Tax Friendly Christmas Celebrations
After two winters under pandemic restrictions, it’s only natural that many will want to make this Christmas extra special. So, conscious of the cost-of-living pressures that are starting to bite we thought we would highlight how businesses can take advantage of certain tax breaks to make this time as festive as possible.
Party with extra Christmas cheer
We know many employers like to celebrate with staff at an end of year Christmas party. The good news is there is a ‘Christmas party’ tax exemption. To be absolutely accurate the exemption actually applies to ‘annual events’ ie. events that happen each year, so could equally be applied if you hold a summer barbeque every August.
There are a few points you need to be aware of to qualify. You must make sure that all employees are invited, or all employees based at one location, and the cost must not exceed £150 per person including VAT and other costs, such as transport and accommodation. A bonus is the exemption also includes guests, meaning spouses or partners can come along too. You won’t need to report anything to HMRC if the costs remain below the £150 per person figure. But be careful, as if you go over the £150 limit, you will be taxed on the whole event cost, not just the excess amount.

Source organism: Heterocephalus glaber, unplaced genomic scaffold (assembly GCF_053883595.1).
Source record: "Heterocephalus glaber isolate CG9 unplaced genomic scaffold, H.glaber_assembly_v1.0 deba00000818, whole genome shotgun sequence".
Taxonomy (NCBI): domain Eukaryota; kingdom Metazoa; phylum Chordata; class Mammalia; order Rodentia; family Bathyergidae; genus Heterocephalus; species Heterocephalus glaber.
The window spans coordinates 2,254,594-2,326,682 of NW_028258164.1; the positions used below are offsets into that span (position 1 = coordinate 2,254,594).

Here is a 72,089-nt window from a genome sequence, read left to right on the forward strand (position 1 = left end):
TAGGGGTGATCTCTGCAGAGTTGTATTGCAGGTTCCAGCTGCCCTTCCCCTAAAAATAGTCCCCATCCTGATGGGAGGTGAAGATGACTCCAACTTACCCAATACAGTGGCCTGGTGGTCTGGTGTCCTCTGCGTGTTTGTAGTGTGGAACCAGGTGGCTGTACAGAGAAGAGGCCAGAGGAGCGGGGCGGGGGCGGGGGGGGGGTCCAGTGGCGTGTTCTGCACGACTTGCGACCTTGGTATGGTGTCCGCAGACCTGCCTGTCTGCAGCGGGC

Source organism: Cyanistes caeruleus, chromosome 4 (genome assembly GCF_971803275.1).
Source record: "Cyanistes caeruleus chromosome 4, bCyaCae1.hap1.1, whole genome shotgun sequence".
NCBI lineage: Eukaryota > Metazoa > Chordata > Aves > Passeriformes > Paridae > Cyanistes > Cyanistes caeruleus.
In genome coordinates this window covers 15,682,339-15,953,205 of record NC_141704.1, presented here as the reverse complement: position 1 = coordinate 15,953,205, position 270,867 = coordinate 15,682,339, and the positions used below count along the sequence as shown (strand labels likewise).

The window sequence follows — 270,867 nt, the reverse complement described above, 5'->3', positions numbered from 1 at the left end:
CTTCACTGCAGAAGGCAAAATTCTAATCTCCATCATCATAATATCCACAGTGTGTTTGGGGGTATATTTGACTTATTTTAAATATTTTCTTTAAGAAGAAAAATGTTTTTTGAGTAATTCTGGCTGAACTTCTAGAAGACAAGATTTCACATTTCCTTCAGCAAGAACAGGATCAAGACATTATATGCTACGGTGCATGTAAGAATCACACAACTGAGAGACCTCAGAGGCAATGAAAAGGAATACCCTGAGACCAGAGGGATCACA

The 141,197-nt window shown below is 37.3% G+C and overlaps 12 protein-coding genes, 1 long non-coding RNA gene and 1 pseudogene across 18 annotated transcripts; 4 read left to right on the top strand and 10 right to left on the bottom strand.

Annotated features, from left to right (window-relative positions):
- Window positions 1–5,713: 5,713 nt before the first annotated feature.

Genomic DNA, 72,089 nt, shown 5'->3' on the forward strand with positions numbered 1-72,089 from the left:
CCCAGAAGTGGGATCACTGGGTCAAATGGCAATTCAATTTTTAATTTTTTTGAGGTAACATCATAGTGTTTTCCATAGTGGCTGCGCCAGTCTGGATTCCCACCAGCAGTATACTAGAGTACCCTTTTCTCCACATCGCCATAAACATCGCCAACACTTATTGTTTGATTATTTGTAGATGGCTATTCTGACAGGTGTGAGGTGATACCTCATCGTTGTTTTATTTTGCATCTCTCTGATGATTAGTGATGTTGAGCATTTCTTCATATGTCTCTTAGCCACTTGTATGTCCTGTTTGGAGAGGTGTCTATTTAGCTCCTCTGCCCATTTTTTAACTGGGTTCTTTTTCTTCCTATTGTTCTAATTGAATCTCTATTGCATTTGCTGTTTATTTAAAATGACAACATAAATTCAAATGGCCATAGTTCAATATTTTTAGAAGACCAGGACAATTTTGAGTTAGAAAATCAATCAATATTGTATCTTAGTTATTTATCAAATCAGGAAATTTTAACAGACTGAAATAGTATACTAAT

If you do hold more than one annual event in the same year, such as a Christmas party and a summer barbecue, the £150 per person allowance needs to cover both events.
Merry and bright gifts and cards
If you want to give employees a seasonal present, you can do so free of any tax or national insurance contributions (NICs). So, if you want to give a bottle of wine, a turkey, or a box of chocolates, providing cost of the gift is ‘trivial’ ie. less than £50, the gift will usually not be taxable. However, this £50 allowance does not apply to gifts of cash or a cash vouchers.
Gifts for clients can also be tax deductible. However, these must carry a clear advertisement for your business, this could be branding or a logo, and must be on the gift itself not just the wrapping. The £50 limit again applies and the gift can’t be food, drink or vouchers.
If you send Christmas cards to clients these can also be considered as a tax-deductible expense. Alternatively those businesses that choose to donate to charity instead of sending cards could pay less Corporation Tax.
A December to remember
If your business needs to be mindful of finances this year and there is limited available cash to spend, you could consider an alternative staff benefit that attracts no tax. Allowing a little extra time off to watch a school concert or nativity play or to do some Christmas shopping outside peak times could be really appreciated. Some gifts you can’t put a real cash value on, but they still show that you are a caring employer.
If you would like more guidance or advice on how best to manage your festive finances do get in touch. We’re here to help.